Synopsis: A black ops super soldier seeks payback after she is betrayed and set up during a mission.
Stars: Gina Carano, Michael Fassbender, Channing Tatum, Ewan McGregor, Michael Douglas, Antonio Banderas, Bill Paxton
Director: Steven Soderbergh
Running Length: 93 minutes
Random Crew Highlight: Cinematographer – Peter Andrews (FYI…Peter Andrews is a pseudonym for Steven Soderbergh…why Soderbergh doesn’t list himself as director and cinematographer is beyond me…)
TMMM Score: (7/10)
Review: Just when I think I’ve figured Soderbergh out as a director, he goes and throws me for a loop. The Oscar winning director has had a mixed bag of films released in the last decade and while some have been interesting experiments (The Girlfriend Experiment) others have been duds (Bubble, Full Frontal). So where does his newest endeavor, Haywire, fit in? I’d say squarely in the center. It’s a potpourri of clichés and stock characters that are all window dressing for the kind of hand to hand action sequences audiences don’t see often.
Soderbergh has crafted his movie around the central performance of Carano (a mixed martial artist who was also Crush on the newest version of American Gladiators) and for the most part she’s a wise casting choice. Carano is fascinating to watch…until she opens her mouth. It’s interesting to note that her voice was lowered in post-production…which ends up making her entire speech pattern monotone and Stallone-ish. Whether calm or excited, the voice never has any inflection to it which it could be argued is a benefit to a character that’s at the top of the black ops market. Wading through some stunted acting on Carano’s part she does tend to loosen up in the middle of this short and compact movie.
All of this acting nonsense really is just a gateway to get to why Carano was really brought in for this movie – the action sequences. Carano does all of her own stunts and believe me, it’s pretty much worth the price of admission alone to see what she’s got. These aren’t your typical fight scenes played out over a sweeping score and ending with a witty quip when the baddie is vanquished. No, these are bone-crunching, visceral, and dialogue free bouts that are well choreographed and expertly executed by Carano and anyone she comes up against. What’s more, these sequences frequently caught me off guard which created an edge-of-your-seat effect for this viewer. With no two sequences looking/feeling the same way there is almost a video game quality about the movie…each foe defeated opens our heroine up to a new level of combat. It’s not a particularly bloody movie (that would be out of place here) but you may find yourself wincing at several key moments. Soderbergh captures these sequences with a dazzling eye for detail and depth with some of these grisly run-ins looking downright beautiful from a filmmaking standpoint. As I noted above, Soderbergh was also the director of photography so this feels like a full-on Soderbergh affair with him controlling every aspect of the film.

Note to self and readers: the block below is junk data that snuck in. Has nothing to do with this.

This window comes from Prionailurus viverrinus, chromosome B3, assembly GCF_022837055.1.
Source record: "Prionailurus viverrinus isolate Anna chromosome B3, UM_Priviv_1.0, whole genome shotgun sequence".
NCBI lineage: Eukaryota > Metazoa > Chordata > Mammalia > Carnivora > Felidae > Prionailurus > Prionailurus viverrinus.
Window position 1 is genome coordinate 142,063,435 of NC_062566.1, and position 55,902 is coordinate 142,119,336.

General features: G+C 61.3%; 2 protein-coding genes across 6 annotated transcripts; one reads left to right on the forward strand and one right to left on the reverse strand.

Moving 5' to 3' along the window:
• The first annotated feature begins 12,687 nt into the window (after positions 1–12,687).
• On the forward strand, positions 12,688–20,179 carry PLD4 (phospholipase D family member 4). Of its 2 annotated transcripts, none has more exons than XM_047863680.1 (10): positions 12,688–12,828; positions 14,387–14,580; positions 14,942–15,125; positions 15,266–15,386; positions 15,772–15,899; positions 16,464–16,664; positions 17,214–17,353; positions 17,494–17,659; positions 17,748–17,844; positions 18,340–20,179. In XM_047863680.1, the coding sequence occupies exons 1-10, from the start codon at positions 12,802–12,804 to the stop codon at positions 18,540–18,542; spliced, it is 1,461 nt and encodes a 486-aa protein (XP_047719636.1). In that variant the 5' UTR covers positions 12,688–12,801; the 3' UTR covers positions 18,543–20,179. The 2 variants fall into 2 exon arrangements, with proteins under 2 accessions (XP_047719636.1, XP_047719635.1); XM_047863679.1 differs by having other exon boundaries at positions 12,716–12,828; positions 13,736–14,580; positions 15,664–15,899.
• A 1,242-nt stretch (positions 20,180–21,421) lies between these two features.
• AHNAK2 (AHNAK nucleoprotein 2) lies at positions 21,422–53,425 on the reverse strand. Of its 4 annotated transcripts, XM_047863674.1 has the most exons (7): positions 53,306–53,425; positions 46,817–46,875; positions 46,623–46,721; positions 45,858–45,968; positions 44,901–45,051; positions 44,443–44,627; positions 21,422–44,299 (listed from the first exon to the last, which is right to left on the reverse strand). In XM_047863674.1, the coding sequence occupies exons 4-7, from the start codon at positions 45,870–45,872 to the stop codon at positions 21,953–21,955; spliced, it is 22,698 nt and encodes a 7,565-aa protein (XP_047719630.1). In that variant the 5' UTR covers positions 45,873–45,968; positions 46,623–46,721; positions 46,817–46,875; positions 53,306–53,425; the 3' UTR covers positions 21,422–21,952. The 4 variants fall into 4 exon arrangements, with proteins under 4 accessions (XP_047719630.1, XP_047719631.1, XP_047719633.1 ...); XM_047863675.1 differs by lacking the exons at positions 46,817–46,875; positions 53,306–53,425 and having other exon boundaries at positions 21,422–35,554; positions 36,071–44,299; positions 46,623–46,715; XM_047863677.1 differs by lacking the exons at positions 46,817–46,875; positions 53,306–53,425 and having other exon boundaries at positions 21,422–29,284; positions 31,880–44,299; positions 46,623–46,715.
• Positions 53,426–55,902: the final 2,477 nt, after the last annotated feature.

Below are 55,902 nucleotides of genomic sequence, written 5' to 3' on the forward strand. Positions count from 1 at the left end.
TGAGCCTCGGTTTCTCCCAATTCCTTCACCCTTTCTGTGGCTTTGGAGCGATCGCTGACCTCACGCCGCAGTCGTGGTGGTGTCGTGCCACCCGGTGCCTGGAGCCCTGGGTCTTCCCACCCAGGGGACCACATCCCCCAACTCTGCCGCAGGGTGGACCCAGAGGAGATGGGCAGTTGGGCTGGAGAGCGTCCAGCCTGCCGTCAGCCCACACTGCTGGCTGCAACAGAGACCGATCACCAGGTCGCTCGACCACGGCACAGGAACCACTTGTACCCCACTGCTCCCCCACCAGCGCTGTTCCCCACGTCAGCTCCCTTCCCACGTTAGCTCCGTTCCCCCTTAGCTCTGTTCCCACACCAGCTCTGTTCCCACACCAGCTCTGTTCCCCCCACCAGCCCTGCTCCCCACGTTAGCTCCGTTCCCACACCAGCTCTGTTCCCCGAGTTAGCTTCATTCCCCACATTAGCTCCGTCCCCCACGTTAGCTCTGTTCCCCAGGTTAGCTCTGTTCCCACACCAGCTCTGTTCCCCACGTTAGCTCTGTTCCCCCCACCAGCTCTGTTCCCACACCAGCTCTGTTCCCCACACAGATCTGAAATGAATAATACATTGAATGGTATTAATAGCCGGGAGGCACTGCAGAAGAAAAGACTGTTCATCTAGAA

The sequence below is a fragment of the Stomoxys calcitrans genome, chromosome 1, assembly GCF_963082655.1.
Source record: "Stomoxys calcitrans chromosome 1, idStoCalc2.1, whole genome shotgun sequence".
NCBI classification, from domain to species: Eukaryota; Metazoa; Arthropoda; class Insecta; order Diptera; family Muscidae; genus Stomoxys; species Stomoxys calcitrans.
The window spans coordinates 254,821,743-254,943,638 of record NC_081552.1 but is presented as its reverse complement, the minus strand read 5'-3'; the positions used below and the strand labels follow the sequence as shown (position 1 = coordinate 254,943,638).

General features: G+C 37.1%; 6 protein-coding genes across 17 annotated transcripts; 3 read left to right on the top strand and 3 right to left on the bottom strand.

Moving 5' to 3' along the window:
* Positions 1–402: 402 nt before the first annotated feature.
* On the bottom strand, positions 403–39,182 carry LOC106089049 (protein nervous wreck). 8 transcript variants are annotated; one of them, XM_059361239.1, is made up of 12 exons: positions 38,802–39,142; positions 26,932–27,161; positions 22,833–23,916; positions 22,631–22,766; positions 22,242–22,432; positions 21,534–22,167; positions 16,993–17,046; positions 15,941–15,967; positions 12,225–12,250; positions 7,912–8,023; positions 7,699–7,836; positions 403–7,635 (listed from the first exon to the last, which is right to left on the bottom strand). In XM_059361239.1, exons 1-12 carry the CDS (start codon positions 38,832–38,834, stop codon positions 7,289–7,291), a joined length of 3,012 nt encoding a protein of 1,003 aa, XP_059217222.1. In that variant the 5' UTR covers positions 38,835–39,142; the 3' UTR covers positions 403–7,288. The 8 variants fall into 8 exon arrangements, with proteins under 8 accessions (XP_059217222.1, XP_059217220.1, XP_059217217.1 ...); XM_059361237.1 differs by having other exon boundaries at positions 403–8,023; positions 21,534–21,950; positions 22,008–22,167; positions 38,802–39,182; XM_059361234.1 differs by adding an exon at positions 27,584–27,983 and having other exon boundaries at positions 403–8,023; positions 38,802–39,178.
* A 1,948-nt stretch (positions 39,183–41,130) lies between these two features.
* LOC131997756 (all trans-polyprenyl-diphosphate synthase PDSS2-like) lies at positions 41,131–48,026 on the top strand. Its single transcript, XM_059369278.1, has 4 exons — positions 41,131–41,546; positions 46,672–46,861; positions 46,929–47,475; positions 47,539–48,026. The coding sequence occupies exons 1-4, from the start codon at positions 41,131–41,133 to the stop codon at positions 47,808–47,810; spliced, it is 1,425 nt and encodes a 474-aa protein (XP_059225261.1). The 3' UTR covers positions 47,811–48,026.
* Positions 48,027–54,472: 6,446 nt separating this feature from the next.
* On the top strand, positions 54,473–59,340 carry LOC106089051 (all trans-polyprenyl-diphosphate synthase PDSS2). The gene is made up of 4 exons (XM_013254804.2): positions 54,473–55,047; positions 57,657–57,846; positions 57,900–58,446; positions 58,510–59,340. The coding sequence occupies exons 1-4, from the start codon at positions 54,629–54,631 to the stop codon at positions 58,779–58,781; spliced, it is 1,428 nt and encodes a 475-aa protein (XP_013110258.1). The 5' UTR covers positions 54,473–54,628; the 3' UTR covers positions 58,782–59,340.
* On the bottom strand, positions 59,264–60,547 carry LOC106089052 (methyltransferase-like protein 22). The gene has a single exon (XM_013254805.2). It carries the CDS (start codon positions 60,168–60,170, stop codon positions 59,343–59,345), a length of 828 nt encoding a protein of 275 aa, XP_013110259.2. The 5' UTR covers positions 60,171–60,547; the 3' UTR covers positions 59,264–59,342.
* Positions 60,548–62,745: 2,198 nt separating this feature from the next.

Plot-wise, there’s not really much to discuss because there’s not much there. It’s a fairly basic/straight-forward re-telling of the classic betrayal plotline that more than a few Mission Impossibles have used. I get the feeling that some of the dialogue was punched up to make it sound a bit more elite than it actually is. Some of the talk in code is downright laughable with none of the actors escaping some fairly lame-o bits of dialogue. On the way out of the theater my companions and I began to discuss the plot and the movie started falling apart with loose ends and plot contrivances that didn’t add up. Haywire is just one of those movies that’s best enjoyed in the theater but is probably best to not dwell on it for too long.
Aside from one or two extras (Soderbergh is the king of casting great background people) all of the speaking roles are males from his arsenal of stars. Banderas, Douglas, Tatum, McGregor, Paxton and especially Fassbender are all interesting actors but never seem quite sure what their role is in serving the picture. Still, all are onboard to make way for Carano as she punches, kicks, flips, jumps, and TKO’s the film in short order. It’s a fast flick that keeps good pace and will go great with popcorn. Carano is worth watching and I’d be interested to see what her next pictures look like – there’s something there for sure and maybe with a different director she’ll have the opportunity to get some acting in between knocking someone’s block off.